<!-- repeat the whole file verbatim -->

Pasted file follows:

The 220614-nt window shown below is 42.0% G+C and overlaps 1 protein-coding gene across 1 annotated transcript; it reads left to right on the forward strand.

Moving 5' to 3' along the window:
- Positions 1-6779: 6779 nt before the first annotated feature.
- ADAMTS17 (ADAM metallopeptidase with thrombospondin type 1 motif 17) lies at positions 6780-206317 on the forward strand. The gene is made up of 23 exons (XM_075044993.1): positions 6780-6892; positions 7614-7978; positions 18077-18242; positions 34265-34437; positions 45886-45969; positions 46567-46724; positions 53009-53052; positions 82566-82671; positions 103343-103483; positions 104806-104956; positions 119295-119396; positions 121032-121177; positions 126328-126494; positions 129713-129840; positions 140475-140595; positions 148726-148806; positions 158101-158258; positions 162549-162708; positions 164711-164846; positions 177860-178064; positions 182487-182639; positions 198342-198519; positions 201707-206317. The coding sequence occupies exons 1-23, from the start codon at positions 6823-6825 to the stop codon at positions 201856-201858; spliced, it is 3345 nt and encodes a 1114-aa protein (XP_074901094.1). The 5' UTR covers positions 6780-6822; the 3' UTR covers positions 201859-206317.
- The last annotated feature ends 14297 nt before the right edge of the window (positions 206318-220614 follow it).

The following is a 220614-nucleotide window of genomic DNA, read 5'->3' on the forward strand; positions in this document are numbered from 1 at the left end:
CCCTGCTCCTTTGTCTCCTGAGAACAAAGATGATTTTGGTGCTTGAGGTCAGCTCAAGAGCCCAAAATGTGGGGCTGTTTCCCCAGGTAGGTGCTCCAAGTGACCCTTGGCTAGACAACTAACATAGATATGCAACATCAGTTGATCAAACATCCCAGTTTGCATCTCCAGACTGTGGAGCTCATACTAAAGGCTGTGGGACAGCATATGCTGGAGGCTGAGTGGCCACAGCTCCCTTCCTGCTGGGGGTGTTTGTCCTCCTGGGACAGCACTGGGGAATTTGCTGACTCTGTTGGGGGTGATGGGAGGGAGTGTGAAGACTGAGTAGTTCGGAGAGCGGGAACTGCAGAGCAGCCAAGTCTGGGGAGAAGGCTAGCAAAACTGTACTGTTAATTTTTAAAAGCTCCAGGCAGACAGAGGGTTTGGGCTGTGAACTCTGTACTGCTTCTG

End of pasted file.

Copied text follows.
The 220614-nt window shown below is 42.0% G+C and overlaps 1 protein-coding gene across 1 annotated transcript; it reads left to right on the forward strand.

Moving 5' to 3' along the window:
- Positions 1-6779: 6779 nt before the first annotated feature.
- ADAMTS17 (ADAM metallopeptidase with thrombospondin type 1 motif 17) lies at positions 6780-206317 on the forward strand. The gene is made up of 23 exons (XM_075044993.1): positions 6780-6892; positions 7614-7978; positions 18077-18242; positions 34265-34437; positions 45886-45969; positions 46567-46724; positions 53009-53052; positions 82566-82671; positions 103343-103483; positions 104806-104956; positions 119295-119396; positions 121032-121177; positions 126328-126494; positions 129713-129840; positions 140475-140595; positions 148726-148806; positions 158101-158258; positions 162549-162708; positions 164711-164846; positions 177860-178064; positions 182487-182639; positions 198342-198519; positions 201707-206317. The coding sequence occupies exons 1-23, from the start codon at positions 6823-6825 to the stop codon at positions 201856-201858; spliced, it is 3345 nt and encodes a 1114-aa protein (XP_074901094.1). The 5' UTR covers positions 6780-6822; the 3' UTR covers positions 201859-206317.
- The last annotated feature ends 14297 nt before the right edge of the window (positions 206318-220614 follow it).

The following is a 220614-nucleotide window of genomic DNA, read 5'->3' on the forward strand; positions in this document are numbered from 1 at the left end:
CCCTGCTCCTTTGTCTCCTGAGAACAAAGATGATTTTGGTGCTTGAGGTCAGCTCAAGAGCCCAAAATGTGGGGCTGTTTCCCCAGGTAGGTGCTCCAAGTGACCCTTGGCTAGACAACTAACATAGATATGCAACATCAGTTGATCAAACATCCCAGTTTGCATCTCCAGACTGTGGAGCTCATACTAAAGGCTGTGGGACAGCATATGCTGGAGGCTGAGTGGCCACAGCTCCCTTCCTGCTGGGGGTGTTTGTCCTCCTGGGACAGCACTGGGGAATTTGCTGACTCTGTTGGGGGTGATGGGAGGGAGTGTGAAGACTGAGTAGTTCGGAGAGCGGGAACTGCAGAGCAGCCAAGTCTGGGGAGAAGGCTAGCAAAACTGTACTGTTAATTTTTAAAAGCTCCAGGCAGACAGAGGGTTTGGGCTGTGAACTCTGTACTGCTTCTG